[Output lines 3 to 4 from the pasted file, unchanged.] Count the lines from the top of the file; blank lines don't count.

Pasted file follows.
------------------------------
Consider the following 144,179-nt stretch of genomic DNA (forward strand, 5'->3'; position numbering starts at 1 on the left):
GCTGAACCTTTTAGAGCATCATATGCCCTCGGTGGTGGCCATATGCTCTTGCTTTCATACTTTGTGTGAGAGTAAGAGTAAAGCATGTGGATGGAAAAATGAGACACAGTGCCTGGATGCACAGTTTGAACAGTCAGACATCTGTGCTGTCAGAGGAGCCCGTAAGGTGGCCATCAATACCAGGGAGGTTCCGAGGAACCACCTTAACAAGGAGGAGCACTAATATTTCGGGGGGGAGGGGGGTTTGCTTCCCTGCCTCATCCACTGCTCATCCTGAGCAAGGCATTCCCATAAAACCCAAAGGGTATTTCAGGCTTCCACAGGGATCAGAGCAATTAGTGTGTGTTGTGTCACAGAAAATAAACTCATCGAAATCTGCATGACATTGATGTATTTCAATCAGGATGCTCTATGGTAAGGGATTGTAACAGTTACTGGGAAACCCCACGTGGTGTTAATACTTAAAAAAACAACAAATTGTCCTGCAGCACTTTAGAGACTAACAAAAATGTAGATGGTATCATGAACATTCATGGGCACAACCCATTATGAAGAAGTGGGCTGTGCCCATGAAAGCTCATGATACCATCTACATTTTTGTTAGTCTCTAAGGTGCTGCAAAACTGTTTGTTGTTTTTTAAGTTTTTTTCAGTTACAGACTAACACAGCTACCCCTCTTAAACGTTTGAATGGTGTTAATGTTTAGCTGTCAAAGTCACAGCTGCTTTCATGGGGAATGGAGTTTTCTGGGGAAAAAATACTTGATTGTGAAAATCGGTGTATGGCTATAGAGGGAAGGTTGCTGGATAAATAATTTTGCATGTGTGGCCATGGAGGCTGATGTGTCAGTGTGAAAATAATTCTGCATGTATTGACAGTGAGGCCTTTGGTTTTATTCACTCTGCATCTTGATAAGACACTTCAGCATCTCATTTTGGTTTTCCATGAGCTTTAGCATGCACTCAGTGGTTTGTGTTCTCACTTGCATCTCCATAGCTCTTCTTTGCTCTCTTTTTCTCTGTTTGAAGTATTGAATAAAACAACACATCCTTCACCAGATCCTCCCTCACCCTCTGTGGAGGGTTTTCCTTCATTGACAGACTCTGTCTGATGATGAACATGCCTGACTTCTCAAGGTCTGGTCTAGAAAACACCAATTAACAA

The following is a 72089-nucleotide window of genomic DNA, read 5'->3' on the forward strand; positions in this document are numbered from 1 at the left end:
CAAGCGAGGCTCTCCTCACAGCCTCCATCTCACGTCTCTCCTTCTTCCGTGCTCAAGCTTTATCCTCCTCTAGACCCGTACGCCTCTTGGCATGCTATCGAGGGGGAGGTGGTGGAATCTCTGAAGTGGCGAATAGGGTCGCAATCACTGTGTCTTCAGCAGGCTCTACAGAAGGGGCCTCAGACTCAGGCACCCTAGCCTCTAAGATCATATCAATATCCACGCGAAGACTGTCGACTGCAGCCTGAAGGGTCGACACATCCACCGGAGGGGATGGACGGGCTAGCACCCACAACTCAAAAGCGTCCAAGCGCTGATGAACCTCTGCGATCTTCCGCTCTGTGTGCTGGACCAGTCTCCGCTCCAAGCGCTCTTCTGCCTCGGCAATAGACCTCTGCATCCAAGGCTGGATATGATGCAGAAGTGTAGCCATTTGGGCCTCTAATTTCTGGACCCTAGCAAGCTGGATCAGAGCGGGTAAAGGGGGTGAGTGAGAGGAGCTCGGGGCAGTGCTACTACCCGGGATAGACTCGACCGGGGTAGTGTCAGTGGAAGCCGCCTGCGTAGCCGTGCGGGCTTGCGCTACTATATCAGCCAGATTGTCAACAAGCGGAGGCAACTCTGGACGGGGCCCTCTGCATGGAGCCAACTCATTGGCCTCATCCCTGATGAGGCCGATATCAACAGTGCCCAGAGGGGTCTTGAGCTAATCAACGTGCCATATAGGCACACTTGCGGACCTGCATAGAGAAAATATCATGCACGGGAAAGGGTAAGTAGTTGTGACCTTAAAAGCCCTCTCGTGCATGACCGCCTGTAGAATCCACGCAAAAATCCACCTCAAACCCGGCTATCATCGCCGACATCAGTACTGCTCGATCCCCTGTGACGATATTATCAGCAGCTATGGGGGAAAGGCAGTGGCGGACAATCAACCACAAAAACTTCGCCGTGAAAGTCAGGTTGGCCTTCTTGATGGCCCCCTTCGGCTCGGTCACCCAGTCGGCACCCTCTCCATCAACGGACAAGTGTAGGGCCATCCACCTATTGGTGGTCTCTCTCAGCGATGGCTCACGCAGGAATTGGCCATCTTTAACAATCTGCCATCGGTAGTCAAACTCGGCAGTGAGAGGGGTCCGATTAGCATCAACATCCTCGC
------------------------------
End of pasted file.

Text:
The following is a 72089-nucleotide window of genomic DNA, read 5'->3' on the forward strand; positions in this document are numbered from 1 at the left end:
CAAGCGAGGCTCTCCTCACAGCCTCCATCTCACGTCTCTCCTTCTTCCGTGCTCAAGCTTTATCCTCCTCTAGACCCGTACGCCTCTTGGCATGCTATCGAGGGGGAGGTGGTGGAATCTCTGAAGTGGCGAATAGGGTCGCAATCACTGTGTCTTCAGCAGGCTCTACAGAAGGGGCCTCAGACTCAGGCACCCTAGCCTCTAAGATCATATCAATATCCACGCGAAGACTGTCGACTGCAGCCTGAAGGGTCGACACATCCACCGGAGGGGATGGACGGGCTAGCACCCACAACTCAAAAGCGTCCAAGCGCTGATGAACCTCTGCGATCTTCCGCTCTGTGTGCTGGACCAGTCTCCGCTCCAAGCGCTCTTCTGCCTCGGCAATAGACCTCTGCATCCAAGGCTGGATATGATGCAGAAGTGTAGCCATTTGGGCCTCTAATTTCTGGACCCTAGCAAGCTGGATCAGAGCGGGTAAAGGGGGTGAGTGAGAGGAGCTCGGGGCAGTGCTACTACCCGGGATAGACTCGACCGGGGTAGTGTCAGTGGAAGCCGCCTGCGTAGCCGTGCGGGCTTGCGCTACTATATCAGCCAGATTGTCAACAAGCGGAGGCAACTCTGGACGGGGCCCTCTGCATGGAGCCAACTCATTGGCCTCATCCCTGATGAGGCCGATATCAACAGTGCCCAGAGGGGTCTTGAGCTAATCAACGTGCCATATAGGCACACTTGCGGACCTGCATAGAGAAAATATCATGCACGGGAAAGGGTAAGTAGTTGTGACCTTAAAAGCCCTCTCGTGCATGACCGCCTGTAGAATCCACGCAAAAATCCACCTCAAACCCGGCTATCATCGCCGACATCAGTACTGCTCGATCCCCTGTGACGATATTATCAGCAGCTATGGGGGAAAGGCAGTGGCGGACAATCAACCACAAAAACTTCGCCGTGAAAGTCAGGTTGGCCTTCTTGATGGCCCCCTTCGGCTCGGTCACCCAGTCGGCACCCTCTCCATCAACGGACAAGTGTAGGGCCATCCACCTATTGGTGGTCTCTCTCAGCGATGGCTCACGCAGGAATTGGCCATCTTTAACAATCTGCCATCGGTAGTCAAACTCGGCAGTGAGAGGGGTCCGATTAGCATCAACATCCTCGC